By Jim Wooley, Pheasants Forever Senior Field Biologist (Emeritus)
Folks who acquire land for upland bird hunting often have a secondary motive, and usually that’s white-tailed deer. We regularly discuss strategies here to increase your bird numbers. Here’s how to put a little deer spin into your habitat enhancement program.
Like most wildlife, whitetails prefer a habitat smorgasbord with sunshine. This means that gangbuster gamebird cover in relatively open country works well. Odds for harvesting your wall-hanger (or my personal trophy – a yearling doe) increase as you diversify bird habitat.
Here’s a little planning trick to figure improvements for your target species: Consider home range along with habitat needs. Pheasant and quail home ranges are small. Deer can be roamers, but will stick closer when their needs are met nearby.
Depending on its size, divide your acreage’s map into equal rectangles (40-acre plots are ideal) and examine the habitat mosaic in each. What’s lacking for roosting, woody, nesting and brood-rearing habitats, and wildlife food? Does connecting cover extend between grids? With a habitat visual of each block, and ground-truthing, you can formulate a plan that, grid-by-grid, will lead to better bird and deer habitat on the property.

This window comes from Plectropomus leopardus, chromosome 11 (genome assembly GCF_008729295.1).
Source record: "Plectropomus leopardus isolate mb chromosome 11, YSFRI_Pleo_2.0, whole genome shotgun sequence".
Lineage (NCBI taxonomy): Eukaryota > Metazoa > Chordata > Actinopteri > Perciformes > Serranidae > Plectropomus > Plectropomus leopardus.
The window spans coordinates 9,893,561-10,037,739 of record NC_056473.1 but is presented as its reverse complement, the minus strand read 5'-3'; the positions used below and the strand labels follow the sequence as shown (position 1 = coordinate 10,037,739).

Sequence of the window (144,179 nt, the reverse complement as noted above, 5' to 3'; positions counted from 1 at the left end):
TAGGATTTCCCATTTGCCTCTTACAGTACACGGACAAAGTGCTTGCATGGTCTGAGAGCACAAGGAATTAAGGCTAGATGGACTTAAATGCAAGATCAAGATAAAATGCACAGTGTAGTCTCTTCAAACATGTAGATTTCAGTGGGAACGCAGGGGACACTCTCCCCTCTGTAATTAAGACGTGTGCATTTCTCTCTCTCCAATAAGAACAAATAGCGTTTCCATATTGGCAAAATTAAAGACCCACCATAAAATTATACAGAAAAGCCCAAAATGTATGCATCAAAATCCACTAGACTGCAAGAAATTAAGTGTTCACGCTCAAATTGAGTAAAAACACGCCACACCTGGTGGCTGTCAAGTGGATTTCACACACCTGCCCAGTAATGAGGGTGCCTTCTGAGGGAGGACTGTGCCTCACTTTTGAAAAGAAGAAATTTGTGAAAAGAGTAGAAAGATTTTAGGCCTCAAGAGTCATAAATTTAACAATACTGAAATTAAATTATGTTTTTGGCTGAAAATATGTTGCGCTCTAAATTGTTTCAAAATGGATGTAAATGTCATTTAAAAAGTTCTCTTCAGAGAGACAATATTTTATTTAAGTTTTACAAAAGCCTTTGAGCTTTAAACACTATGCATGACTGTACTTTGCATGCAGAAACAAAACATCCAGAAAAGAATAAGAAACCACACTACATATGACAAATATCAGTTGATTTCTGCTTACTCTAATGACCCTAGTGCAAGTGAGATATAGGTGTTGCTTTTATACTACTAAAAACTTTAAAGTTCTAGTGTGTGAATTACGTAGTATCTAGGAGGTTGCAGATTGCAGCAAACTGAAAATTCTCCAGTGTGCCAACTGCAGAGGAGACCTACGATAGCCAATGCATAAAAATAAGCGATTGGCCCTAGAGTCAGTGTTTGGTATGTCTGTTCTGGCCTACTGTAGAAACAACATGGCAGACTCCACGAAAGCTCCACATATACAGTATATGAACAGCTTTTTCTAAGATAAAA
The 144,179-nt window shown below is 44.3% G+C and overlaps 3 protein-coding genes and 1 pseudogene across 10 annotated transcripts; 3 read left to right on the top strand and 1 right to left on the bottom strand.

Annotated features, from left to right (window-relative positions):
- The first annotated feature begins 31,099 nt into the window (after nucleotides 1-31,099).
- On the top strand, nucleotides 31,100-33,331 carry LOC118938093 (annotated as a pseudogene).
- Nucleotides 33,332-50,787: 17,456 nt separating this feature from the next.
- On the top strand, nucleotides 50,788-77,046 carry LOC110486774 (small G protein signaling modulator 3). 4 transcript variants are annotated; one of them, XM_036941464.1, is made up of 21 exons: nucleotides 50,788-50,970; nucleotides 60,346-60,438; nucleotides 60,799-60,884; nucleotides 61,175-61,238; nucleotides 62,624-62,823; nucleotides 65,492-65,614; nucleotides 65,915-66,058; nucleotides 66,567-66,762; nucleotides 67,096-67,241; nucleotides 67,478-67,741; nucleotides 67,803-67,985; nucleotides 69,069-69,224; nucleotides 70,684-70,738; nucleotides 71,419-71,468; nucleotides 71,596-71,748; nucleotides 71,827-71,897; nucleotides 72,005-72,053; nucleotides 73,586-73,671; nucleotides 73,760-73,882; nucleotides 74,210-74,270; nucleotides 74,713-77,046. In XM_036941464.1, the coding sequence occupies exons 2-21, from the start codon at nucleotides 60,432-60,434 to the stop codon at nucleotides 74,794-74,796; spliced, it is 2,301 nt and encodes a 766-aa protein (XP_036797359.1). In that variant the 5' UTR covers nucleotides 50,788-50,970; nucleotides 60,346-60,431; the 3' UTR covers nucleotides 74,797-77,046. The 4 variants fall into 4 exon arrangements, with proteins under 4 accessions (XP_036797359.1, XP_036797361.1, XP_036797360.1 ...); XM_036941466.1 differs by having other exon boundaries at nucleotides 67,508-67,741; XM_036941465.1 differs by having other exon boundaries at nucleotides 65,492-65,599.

Pheasants and whitetails both benefit with 65 to 75 percent of acres established in early successional herbaceous habitat. Pollinator, legume or native grass/forb nesting and brood habitat all double well as bedding and fawning cover for deer, and as green browse. Broadleaves host high insect numbers for growing gamebird chicks. Maintaining a mostly bare understory with fire is important so that foraging chicks – and fawns – can move easily. Plant these areas as whole fields, firebreaks, or borders along landscape features.
In this era of antler obsession, you may also want to consider screening cover in your habitat plan. Concealing cover for deer (switchgrass is a good example) also serves as gamebird roosting cover in cold weather.
While open country suits deer just fine, beefy shrubs improve holding power. Diverse shrubs (dogwoods, ninebark, plum) several rows wide should comprise 15 to 20 percent of your cover. Shrubs serve as security habitat with vertical and horizontal protection, travel lanes, covey headquarters, loafing and escape cover … and woody cover also hides bucks from prying eyes. Add deeper brush thickets in odd areas and at the heads of draws, and widen spots along fully brushed-in fencerows.
Install food plots on 10 to 20 percent of your acres. High-energy grain crops improve gamebird body condition and hold deer nearby. Food plots belong near bedding and roosting cover.
Cover interspersion – how your habitat features merge and link – matter. Fencerows, waterways and draws should connect to each other and your other habitats. This boosts edge, which equals more birds and deer … a result that makes most landowner/hunters happy.
Photo credit: Tom Koerner/USFWS